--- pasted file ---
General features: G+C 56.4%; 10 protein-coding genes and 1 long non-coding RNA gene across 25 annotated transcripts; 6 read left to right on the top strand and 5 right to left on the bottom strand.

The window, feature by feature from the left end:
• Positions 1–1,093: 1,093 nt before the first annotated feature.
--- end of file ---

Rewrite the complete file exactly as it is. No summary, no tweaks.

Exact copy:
General features: G+C 56.4%; 10 protein-coding genes and 1 long non-coding RNA gene across 25 annotated transcripts; 6 read left to right on the top strand and 5 right to left on the bottom strand.

The window, feature by feature from the left end:
• Positions 1–1,093: 1,093 nt before the first annotated feature.